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Unveiling Your Best Self: Everyday Strategies for Optimal Well-Being!

Image by  Freepik    Unveiling Your Best Self: Everyday                     Strategies for Optimal Well-Being      In the hustle and bustle of daily life, it's easy to neglect our well-being. However,                 incorporating simple yet effective strategies into our routines can significantly enhance       how we look and feel each day. From gratitude practices to mindful movement, let's             explore a holistic approach to nurturing our physical, mental, and emotional health,             courtesy of  Redefining the Face of Beauty .     Cultivate Gratitude         Embracing a mindset of gratitude  can transform how we perceive the world around us.       Take a moment each day to reflect on the things you're thankful for, whether it's a               supportive friend, a delicious meal, or a beautiful sunset. Cultivating gratitude can               enhance your overall outlook on life and contribute to a sense of contentment and                fulfillment.    


Imagine sharing years of memory of your life with someone and then suddenly they forget who you are and slowly any precious memories that you both share. This is what it is like for families who have to deal with a loved one affected with Alzheimer's disease. This is an entirely different type of tragedy that affects people everywhere in the world.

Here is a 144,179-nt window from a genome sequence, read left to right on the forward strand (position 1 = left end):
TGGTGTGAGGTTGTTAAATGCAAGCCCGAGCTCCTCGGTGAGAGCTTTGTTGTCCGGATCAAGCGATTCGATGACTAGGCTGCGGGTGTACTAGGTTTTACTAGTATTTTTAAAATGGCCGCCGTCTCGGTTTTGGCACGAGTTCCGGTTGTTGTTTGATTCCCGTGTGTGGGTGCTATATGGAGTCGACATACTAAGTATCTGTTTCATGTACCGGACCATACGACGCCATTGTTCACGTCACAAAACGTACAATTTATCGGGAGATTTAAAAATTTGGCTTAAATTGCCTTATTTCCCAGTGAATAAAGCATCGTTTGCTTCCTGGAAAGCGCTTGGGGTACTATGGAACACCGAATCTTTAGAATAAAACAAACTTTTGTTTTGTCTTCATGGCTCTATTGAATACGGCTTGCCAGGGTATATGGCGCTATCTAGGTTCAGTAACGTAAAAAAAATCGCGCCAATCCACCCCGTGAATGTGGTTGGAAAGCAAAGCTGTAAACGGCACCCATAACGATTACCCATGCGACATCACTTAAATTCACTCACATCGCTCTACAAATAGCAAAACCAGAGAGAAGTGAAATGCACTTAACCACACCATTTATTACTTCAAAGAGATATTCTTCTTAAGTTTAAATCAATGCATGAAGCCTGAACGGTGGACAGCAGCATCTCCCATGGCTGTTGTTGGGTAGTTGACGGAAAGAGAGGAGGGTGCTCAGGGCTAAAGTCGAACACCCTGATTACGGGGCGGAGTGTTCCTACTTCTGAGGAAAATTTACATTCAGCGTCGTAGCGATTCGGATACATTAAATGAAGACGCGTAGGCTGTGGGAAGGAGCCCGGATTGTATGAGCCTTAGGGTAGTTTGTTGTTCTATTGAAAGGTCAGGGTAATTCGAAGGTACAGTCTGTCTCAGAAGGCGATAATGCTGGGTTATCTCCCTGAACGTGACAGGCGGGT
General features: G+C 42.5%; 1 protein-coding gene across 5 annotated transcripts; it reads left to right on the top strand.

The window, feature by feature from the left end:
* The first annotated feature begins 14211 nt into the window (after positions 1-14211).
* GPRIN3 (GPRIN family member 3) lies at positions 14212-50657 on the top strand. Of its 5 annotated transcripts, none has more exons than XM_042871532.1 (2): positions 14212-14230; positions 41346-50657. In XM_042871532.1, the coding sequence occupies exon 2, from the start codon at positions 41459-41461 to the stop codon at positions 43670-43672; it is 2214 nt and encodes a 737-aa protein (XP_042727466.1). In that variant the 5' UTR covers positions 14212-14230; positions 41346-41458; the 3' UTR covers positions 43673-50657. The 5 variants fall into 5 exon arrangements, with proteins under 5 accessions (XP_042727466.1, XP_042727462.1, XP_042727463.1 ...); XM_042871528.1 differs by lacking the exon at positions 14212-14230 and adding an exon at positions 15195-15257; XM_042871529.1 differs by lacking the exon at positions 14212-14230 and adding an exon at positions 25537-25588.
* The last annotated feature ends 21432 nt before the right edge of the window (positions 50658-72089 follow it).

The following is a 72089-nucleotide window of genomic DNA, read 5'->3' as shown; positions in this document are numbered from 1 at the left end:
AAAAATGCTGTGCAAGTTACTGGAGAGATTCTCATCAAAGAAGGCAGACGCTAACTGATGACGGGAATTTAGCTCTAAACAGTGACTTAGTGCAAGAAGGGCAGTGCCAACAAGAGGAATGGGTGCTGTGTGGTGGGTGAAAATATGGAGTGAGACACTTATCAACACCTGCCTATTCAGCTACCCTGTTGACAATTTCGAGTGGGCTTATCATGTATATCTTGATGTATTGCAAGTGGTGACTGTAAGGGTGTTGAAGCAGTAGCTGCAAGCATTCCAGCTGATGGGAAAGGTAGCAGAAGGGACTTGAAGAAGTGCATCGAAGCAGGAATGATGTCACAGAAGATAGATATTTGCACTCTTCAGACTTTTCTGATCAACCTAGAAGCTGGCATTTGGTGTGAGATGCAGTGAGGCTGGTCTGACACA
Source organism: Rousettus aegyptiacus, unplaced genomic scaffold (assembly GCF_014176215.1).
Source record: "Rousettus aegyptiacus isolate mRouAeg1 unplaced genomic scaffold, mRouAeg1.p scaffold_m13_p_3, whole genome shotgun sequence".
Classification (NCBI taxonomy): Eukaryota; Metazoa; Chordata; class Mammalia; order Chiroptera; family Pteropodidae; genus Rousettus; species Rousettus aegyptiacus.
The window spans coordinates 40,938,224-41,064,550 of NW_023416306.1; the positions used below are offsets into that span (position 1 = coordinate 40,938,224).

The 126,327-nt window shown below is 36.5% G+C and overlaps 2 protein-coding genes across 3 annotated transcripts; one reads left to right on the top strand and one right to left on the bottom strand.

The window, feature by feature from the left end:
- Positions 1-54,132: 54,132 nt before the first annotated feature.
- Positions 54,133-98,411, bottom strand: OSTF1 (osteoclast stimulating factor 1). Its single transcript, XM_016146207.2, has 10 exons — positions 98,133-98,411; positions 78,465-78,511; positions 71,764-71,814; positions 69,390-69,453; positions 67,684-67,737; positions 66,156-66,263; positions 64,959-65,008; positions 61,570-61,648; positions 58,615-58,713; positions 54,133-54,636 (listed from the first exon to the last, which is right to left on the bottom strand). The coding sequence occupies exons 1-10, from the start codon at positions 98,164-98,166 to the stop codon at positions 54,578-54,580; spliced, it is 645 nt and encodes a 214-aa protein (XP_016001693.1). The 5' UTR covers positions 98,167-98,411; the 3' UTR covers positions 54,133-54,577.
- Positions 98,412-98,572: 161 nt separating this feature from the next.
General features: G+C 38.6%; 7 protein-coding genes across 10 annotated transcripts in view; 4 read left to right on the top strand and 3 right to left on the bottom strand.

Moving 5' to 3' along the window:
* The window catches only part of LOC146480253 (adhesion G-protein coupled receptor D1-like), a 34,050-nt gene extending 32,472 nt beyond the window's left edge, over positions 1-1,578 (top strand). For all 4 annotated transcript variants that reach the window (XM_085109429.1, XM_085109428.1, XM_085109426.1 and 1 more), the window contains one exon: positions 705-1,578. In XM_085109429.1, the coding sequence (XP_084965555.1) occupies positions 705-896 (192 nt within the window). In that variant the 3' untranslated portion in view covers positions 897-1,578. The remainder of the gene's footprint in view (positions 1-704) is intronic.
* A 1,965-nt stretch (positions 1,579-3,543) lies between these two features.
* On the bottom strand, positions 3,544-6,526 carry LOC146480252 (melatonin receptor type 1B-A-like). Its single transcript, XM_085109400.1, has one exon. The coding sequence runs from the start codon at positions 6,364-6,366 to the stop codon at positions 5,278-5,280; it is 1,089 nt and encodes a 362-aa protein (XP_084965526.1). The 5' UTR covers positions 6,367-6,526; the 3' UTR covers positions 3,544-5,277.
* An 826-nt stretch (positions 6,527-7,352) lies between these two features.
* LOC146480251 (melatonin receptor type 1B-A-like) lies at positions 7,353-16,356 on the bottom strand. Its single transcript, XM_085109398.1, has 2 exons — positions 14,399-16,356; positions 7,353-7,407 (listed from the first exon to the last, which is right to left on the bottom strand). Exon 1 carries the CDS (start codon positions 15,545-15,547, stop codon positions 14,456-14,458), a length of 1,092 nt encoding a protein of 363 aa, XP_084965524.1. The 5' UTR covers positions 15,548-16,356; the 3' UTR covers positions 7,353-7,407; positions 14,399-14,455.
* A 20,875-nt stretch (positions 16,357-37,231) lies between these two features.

Alzheimer's is progressive disease that causes the brain to slowly lose memory. This type of memory loss is severe enough that a person who is suffering with the disease may find themselves lost and confused in areas that they have never been. They often are caught roaming around different places because they have forgotten everything that is familiar to them. This is not only scary for them, but many family members who are dealing with this issue are traumatized and devastated by the time, attention and money it takes to care for someone who no longer remembers who they are. Today, nearly 50-80% of all cases of dementia (loss of memory) occur from Alzheimer's. Although this disease affects mostly those who are over 65 years old, nearly 5% of people are affected as young as in their 40's and 50's. Memory loss to this extent is not normal. Alzheimer's is the 6th leading cause of death in the United States alone and those who suffer live around 8 years after they are diagnosed or their symptoms first appear. However, there are many who live many years. Life expectancy is something that varies from person to person. Unfortunately, there is no cure for Alzheimer's, only treatment which may  include the following:

There are many research facilities that are searching for a cure for this progressive disease. It is important to recognize the early warning signs of Alzheimer's. Education is the key to helping fight against any illness. Learn to recognize the early warning signs and the risk factors that are associated with Alzheimer's. There is a huge difference between the average brain and one that is being affected by Alzheimer.




O LORD Almighty, blessed is the man who trusts in you (Psalms 84:12)."